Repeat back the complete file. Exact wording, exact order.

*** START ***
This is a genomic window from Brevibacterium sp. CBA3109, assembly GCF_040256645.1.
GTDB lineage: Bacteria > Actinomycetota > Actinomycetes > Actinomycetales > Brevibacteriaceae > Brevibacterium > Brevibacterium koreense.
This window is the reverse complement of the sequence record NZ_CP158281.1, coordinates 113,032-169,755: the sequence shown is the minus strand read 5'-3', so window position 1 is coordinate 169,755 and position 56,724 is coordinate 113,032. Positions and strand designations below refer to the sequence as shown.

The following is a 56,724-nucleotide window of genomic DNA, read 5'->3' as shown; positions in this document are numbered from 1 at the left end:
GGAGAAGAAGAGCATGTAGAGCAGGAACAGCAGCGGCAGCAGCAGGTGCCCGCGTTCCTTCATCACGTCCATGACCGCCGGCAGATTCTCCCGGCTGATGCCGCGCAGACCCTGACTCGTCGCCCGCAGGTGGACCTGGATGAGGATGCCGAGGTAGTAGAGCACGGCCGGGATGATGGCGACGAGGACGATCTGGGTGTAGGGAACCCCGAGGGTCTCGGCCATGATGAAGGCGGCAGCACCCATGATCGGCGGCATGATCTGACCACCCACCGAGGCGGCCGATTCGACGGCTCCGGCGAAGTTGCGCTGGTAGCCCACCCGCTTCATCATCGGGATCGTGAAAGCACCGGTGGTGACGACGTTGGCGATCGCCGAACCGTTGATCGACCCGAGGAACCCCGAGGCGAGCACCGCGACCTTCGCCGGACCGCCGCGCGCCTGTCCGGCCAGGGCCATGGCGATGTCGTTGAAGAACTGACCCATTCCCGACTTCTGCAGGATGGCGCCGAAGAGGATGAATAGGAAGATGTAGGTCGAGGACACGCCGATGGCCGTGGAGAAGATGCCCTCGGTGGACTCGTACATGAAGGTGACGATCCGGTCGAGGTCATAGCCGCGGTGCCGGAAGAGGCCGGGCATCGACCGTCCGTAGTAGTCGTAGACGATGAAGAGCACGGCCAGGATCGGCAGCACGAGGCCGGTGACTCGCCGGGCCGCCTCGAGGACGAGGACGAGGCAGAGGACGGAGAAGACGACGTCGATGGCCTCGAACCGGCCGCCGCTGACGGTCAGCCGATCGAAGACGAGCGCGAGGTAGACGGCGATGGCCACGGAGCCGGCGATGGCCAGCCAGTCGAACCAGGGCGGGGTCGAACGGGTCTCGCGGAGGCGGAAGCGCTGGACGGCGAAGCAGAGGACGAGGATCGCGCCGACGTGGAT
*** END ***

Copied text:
This is a genomic window from Brevibacterium sp. CBA3109, assembly GCF_040256645.1.
GTDB lineage: Bacteria > Actinomycetota > Actinomycetes > Actinomycetales > Brevibacteriaceae > Brevibacterium > Brevibacterium koreense.
This window is the reverse complement of the sequence record NZ_CP158281.1, coordinates 113,032-169,755: the sequence shown is the minus strand read 5'-3', so window position 1 is coordinate 169,755 and position 56,724 is coordinate 113,032. Positions and strand designations below refer to the sequence as shown.

The following is a 56,724-nucleotide window of genomic DNA, read 5'->3' as shown; positions in this document are numbered from 1 at the left end:
GGAGAAGAAGAGCATGTAGAGCAGGAACAGCAGCGGCAGCAGCAGGTGCCCGCGTTCCTTCATCACGTCCATGACCGCCGGCAGATTCTCCCGGCTGATGCCGCGCAGACCCTGACTCGTCGCCCGCAGGTGGACCTGGATGAGGATGCCGAGGTAGTAGAGCACGGCCGGGATGATGGCGACGAGGACGATCTGGGTGTAGGGAACCCCGAGGGTCTCGGCCATGATGAAGGCGGCAGCACCCATGATCGGCGGCATGATCTGACCACCCACCGAGGCGGCCGATTCGACGGCTCCGGCGAAGTTGCGCTGGTAGCCCACCCGCTTCATCATCGGGATCGTGAAAGCACCGGTGGTGACGACGTTGGCGATCGCCGAACCGTTGATCGACCCGAGGAACCCCGAGGCGAGCACCGCGACCTTCGCCGGACCGCCGCGCGCCTGTCCGGCCAGGGCCATGGCGATGTCGTTGAAGAACTGACCCATTCCCGACTTCTGCAGGATGGCGCCGAAGAGGATGAATAGGAAGATGTAGGTCGAGGACACGCCGATGGCCGTGGAGAAGATGCCCTCGGTGGACTCGTACATGAAGGTGACGATCCGGTCGAGGTCATAGCCGCGGTGCCGGAAGAGGCCGGGCATCGACCGTCCGTAGTAGTCGTAGACGATGAAGAGCACGGCCAGGATCGGCAGCACGAGGCCGGTGACTCGCCGGGCCGCCTCGAGGACGAGGACGAGGCAGAGGACGGAGAAGACGACGTCGATGGCCTCGAACCGGCCGCCGCTGACGGTCAGCCGATCGAAGACGAGCGCGAGGTAGACGGCGATGGCCACGGAGCCGGCGATGGCCAGCCAGTCGAACCAGGGCGGGGTCGAACGGGTCTCGCGGAGGCGGAAGCGCTGGACGGCGAAGCAGAGGACGAGGATCGCGCCGACGTGGAT